Anya Kamenetz is an education correspondent at NPR. She joined NPR in 2014, working as part of a new initiative to coordinate on-air and online coverage of learning. Since then the NPR Ed team has won a 2017 Edward R. Murrow Award for Innovation, and a 2015 National Award for Education Reporting for the multimedia national collaboration, the Grad Rates project.
Kamenetz is the author of several books. Her latest is The Art of Screen Time: How Your Family Can Balance Digital Media and Real Life (PublicAffairs, 2018). Her previous books touched on student loans, innovations to address cost, quality, and access in higher education, and issues of assessment and excellence: Generation Debt; DIY U: Edupunks, Edupreneurs, and the Coming Transformation of Higher Education, and The Test.
Kamenetz covered technology, innovation, sustainability, and social entrepreneurship for five years as a staff writer for Fast Company magazine. She's contributed to The New York Times, The Washington Post, New York Magazine and Slate, and appeared in documentaries shown on PBS and CNN.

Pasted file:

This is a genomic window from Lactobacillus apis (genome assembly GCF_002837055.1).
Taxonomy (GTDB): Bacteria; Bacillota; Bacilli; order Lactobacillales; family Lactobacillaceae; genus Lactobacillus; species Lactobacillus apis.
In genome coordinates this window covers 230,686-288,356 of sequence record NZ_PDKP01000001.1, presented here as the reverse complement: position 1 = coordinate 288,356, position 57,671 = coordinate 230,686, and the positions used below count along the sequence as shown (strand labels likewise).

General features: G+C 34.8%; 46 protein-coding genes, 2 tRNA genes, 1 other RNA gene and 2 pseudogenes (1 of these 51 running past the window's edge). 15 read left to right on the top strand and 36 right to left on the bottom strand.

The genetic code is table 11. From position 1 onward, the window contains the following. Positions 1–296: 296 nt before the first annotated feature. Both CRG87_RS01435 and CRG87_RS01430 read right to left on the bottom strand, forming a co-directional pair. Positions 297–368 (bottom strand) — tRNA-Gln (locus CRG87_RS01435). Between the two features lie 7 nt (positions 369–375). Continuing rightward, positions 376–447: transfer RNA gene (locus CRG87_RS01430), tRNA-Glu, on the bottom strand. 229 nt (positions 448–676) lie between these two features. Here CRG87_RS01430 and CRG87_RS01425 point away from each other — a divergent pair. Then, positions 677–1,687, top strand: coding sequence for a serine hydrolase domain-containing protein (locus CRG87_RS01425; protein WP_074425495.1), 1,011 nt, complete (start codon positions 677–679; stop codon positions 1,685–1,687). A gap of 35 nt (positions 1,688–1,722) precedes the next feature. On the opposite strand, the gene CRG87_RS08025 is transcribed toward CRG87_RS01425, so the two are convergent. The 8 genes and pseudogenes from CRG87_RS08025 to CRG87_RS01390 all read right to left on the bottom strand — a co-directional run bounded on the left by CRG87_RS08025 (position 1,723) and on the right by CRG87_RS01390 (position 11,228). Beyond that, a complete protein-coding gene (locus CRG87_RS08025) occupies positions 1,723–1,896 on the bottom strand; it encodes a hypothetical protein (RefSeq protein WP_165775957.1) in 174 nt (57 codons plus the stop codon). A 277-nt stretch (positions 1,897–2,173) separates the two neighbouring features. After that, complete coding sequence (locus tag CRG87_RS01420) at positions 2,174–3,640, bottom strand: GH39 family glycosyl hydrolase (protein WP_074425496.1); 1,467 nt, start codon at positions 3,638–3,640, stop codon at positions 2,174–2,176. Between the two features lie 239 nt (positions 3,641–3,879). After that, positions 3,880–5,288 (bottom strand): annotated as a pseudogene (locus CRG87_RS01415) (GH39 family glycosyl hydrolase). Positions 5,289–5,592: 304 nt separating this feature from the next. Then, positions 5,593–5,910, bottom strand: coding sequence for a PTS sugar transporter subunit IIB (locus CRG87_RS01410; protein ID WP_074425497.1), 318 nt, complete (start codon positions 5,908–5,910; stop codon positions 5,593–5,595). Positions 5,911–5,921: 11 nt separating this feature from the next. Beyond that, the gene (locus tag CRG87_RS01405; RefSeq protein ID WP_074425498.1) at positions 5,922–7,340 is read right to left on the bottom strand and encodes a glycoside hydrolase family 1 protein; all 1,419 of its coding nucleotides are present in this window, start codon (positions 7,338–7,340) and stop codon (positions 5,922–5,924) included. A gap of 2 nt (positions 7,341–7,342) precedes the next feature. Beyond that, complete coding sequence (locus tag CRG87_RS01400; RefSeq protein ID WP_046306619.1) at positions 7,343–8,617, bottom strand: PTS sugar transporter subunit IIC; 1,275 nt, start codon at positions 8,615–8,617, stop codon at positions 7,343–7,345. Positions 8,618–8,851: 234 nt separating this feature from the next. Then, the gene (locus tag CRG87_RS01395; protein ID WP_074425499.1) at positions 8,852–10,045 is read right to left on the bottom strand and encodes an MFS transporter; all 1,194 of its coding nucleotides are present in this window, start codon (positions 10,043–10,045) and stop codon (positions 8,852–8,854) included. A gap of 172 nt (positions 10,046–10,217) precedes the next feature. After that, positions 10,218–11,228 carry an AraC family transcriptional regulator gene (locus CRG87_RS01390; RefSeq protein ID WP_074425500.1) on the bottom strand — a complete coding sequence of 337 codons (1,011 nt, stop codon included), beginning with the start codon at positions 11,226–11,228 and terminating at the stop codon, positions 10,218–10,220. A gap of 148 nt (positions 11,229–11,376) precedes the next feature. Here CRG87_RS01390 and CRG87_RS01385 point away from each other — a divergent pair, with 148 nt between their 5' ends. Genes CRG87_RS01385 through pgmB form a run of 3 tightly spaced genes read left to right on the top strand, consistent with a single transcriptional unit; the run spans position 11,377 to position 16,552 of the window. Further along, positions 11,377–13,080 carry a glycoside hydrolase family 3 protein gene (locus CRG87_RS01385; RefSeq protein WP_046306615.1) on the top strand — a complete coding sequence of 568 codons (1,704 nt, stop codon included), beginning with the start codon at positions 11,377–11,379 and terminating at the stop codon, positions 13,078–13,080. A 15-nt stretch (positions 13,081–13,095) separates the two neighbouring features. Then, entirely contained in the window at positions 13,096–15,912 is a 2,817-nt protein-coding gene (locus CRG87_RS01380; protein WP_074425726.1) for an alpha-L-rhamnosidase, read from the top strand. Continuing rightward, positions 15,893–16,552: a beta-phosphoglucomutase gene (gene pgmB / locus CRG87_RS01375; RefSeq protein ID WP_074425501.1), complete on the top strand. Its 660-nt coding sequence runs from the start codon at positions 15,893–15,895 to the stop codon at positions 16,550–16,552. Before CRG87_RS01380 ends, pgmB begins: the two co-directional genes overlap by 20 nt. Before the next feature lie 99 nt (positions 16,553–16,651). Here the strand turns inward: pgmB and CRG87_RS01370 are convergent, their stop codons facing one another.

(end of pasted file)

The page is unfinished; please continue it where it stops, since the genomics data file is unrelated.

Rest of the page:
- A Picture Book About Children At The Border Aims To Spark Family Conversations
- Why So Many Asian Americans Are Learning Remotely
- Asian Americans Most Likely To Be Learning Remotely
- New Data Reveals School Attendance Numbers During The Pandemic
- COVID-19 Lockdowns Have Been Hard On Youth Locked Up
- New Data Highlight Disparities In Students Learning In Person
- The CDC Says A Distance Of 3 Feet Between Students In A Classroom Setting Is Safe
- CDC Says Schools Can Now Space Students 3 Feet Apart, Rather Than 6
- The Latest Stimulus Package Includes $130 Billion For K-12 Education
- A Year Of School Like No Other: How A Teacher, A Student And A Parent Have Coped
- Checking Back With A Teacher, College Student and Mother After A Year At Home
- What The $300 A Month Child Benefit Could Mean For A Family On The Edge